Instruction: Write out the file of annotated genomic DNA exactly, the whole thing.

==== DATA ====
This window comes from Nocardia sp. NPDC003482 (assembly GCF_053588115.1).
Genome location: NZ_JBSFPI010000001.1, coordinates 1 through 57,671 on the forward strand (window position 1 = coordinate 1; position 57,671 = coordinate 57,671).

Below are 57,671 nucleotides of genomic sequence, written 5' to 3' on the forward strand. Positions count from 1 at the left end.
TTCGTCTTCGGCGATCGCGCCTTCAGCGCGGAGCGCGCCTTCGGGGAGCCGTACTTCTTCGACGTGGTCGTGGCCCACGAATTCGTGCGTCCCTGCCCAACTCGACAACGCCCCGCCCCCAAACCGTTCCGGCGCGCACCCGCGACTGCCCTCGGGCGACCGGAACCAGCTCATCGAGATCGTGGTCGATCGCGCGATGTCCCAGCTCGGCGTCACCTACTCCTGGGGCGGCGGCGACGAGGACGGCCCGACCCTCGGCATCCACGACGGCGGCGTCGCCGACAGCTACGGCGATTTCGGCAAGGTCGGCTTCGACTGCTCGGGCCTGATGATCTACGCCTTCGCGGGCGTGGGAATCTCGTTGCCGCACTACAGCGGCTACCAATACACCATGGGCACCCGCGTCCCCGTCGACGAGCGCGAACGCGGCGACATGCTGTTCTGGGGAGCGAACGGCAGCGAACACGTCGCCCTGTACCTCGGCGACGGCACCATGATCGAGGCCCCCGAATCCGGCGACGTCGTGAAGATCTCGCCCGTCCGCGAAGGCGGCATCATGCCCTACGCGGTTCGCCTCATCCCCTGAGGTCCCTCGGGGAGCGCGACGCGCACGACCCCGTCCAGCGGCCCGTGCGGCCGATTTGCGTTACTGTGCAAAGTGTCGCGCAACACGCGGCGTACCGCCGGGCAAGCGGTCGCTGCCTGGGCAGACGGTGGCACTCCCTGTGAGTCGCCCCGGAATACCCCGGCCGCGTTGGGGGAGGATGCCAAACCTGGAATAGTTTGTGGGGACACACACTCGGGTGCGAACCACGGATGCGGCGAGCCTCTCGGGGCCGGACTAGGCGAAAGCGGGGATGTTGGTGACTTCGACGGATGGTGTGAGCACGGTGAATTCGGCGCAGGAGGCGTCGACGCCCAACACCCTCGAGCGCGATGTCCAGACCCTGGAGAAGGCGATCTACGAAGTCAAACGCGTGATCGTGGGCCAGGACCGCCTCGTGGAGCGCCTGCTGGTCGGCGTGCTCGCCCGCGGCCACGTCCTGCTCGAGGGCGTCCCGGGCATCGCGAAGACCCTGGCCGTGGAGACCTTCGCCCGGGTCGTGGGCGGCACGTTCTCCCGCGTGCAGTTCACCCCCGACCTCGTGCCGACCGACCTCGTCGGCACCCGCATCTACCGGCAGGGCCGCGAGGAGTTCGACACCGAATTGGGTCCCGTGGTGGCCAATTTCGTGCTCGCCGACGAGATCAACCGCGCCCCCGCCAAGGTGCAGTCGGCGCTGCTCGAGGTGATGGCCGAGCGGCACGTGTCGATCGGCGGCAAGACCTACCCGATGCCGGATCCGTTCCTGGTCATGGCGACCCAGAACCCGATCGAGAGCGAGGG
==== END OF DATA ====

This window comes from Nocardia sp. NPDC003482 (assembly GCF_053588115.1).
Genome location: NZ_JBSFPI010000001.1, coordinates 1 through 57,671 on the forward strand (window position 1 = coordinate 1; position 57,671 = coordinate 57,671).

Below are 57,671 nucleotides of genomic sequence, written 5' to 3' on the forward strand. Positions count from 1 at the left end.
TTCGTCTTCGGCGATCGCGCCTTCAGCGCGGAGCGCGCCTTCGGGGAGCCGTACTTCTTCGACGTGGTCGTGGCCCACGAATTCGTGCGTCCCTGCCCAACTCGACAACGCCCCGCCCCCAAACCGTTCCGGCGCGCACCCGCGACTGCCCTCGGGCGACCGGAACCAGCTCATCGAGATCGTGGTCGATCGCGCGATGTCCCAGCTCGGCGTCACCTACTCCTGGGGCGGCGGCGACGAGGACGGCCCGACCCTCGGCATCCACGACGGCGGCGTCGCCGACAGCTACGGCGATTTCGGCAAGGTCGGCTTCGACTGCTCGGGCCTGATGATCTACGCCTTCGCGGGCGTGGGAATCTCGTTGCCGCACTACAGCGGCTACCAATACACCATGGGCACCCGCGTCCCCGTCGACGAGCGCGAACGCGGCGACATGCTGTTCTGGGGAGCGAACGGCAGCGAACACGTCGCCCTGTACCTCGGCGACGGCACCATGATCGAGGCCCCCGAATCCGGCGACGTCGTGAAGATCTCGCCCGTCCGCGAAGGCGGCATCATGCCCTACGCGGTTCGCCTCATCCCCTGAGGTCCCTCGGGGAGCGCGACGCGCACGACCCCGTCCAGCGGCCCGTGCGGCCGATTTGCGTTACTGTGCAAAGTGTCGCGCAACACGCGGCGTACCGCCGGGCAAGCGGTCGCTGCCTGGGCAGACGGTGGCACTCCCTGTGAGTCGCCCCGGAATACCCCGGCCGCGTTGGGGGAGGATGCCAAACCTGGAATAGTTTGTGGGGACACACACTCGGGTGCGAACCACGGATGCGGCGAGCCTCTCGGGGCCGGACTAGGCGAAAGCGGGGATGTTGGTGACTTCGACGGATGGTGTGAGCACGGTGAATTCGGCGCAGGAGGCGTCGACGCCCAACACCCTCGAGCGCGATGTCCAGACCCTGGAGAAGGCGATCTACGAAGTCAAACGCGTGATCGTGGGCCAGGACCGCCTCGTGGAGCGCCTGCTGGTCGGCGTGCTCGCCCGCGGCCACGTCCTGCTCGAGGGCGTCCCGGGCATCGCGAAGACCCTGGCCGTGGAGACCTTCGCCCGGGTCGTGGGCGGCACGTTCTCCCGCGTGCAGTTCACCCCCGACCTCGTGCCGACCGACCTCGTCGGCACCCGCATCTACCGGCAGGGCCGCGAGGAGTTCGACACCGAATTGGGTCCCGTGGTGGCCAATTTCGTGCTCGCCGACGAGATCAACCGCGCCCCCGCCAAGGTGCAGTCGGCGCTGCTCGAGGTGATGGCCGAGCGGCACGTGTCGATCGGCGGCAAGACCTACCCGATGCCGGATCCGTTCCTGGTCATGGCGACCCAGAACCCGATCGAGAGCGAGGG